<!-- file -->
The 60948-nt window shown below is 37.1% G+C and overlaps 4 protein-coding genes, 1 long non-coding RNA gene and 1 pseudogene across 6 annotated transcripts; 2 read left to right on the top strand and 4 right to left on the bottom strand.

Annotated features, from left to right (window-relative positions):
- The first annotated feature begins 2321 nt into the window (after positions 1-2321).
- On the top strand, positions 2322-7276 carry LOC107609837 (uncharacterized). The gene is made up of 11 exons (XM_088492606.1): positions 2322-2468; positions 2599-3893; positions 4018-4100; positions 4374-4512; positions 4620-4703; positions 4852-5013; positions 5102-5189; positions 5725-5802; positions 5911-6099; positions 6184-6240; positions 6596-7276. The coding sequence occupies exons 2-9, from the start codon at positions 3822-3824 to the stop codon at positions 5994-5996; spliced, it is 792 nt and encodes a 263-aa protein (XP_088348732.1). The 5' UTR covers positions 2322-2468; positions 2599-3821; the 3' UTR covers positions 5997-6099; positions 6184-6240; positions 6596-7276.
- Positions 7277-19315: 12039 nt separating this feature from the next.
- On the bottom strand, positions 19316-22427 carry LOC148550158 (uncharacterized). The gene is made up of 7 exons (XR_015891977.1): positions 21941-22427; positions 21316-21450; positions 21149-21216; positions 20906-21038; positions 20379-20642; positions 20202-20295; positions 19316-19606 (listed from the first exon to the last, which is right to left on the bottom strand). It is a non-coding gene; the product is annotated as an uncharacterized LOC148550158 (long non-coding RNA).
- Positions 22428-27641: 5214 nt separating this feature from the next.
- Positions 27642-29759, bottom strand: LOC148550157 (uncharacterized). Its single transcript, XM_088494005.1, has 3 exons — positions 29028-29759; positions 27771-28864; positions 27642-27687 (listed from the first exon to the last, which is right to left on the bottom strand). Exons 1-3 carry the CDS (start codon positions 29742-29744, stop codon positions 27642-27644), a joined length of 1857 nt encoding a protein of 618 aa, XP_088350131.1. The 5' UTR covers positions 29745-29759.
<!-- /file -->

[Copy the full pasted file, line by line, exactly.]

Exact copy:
The 60948-nt window shown below is 37.1% G+C and overlaps 4 protein-coding genes, 1 long non-coding RNA gene and 1 pseudogene across 6 annotated transcripts; 2 read left to right on the top strand and 4 right to left on the bottom strand.

Annotated features, from left to right (window-relative positions):
- The first annotated feature begins 2321 nt into the window (after positions 1-2321).
- On the top strand, positions 2322-7276 carry LOC107609837 (uncharacterized). The gene is made up of 11 exons (XM_088492606.1): positions 2322-2468; positions 2599-3893; positions 4018-4100; positions 4374-4512; positions 4620-4703; positions 4852-5013; positions 5102-5189; positions 5725-5802; positions 5911-6099; positions 6184-6240; positions 6596-7276. The coding sequence occupies exons 2-9, from the start codon at positions 3822-3824 to the stop codon at positions 5994-5996; spliced, it is 792 nt and encodes a 263-aa protein (XP_088348732.1). The 5' UTR covers positions 2322-2468; positions 2599-3821; the 3' UTR covers positions 5997-6099; positions 6184-6240; positions 6596-7276.
- Positions 7277-19315: 12039 nt separating this feature from the next.
- On the bottom strand, positions 19316-22427 carry LOC148550158 (uncharacterized). The gene is made up of 7 exons (XR_015891977.1): positions 21941-22427; positions 21316-21450; positions 21149-21216; positions 20906-21038; positions 20379-20642; positions 20202-20295; positions 19316-19606 (listed from the first exon to the last, which is right to left on the bottom strand). It is a non-coding gene; the product is annotated as an uncharacterized LOC148550158 (long non-coding RNA).
- Positions 22428-27641: 5214 nt separating this feature from the next.
- Positions 27642-29759, bottom strand: LOC148550157 (uncharacterized). Its single transcript, XM_088494005.1, has 3 exons — positions 29028-29759; positions 27771-28864; positions 27642-27687 (listed from the first exon to the last, which is right to left on the bottom strand). Exons 1-3 carry the CDS (start codon positions 29742-29744, stop codon positions 27642-27644), a joined length of 1857 nt encoding a protein of 618 aa, XP_088350131.1. The 5' UTR covers positions 29745-29759.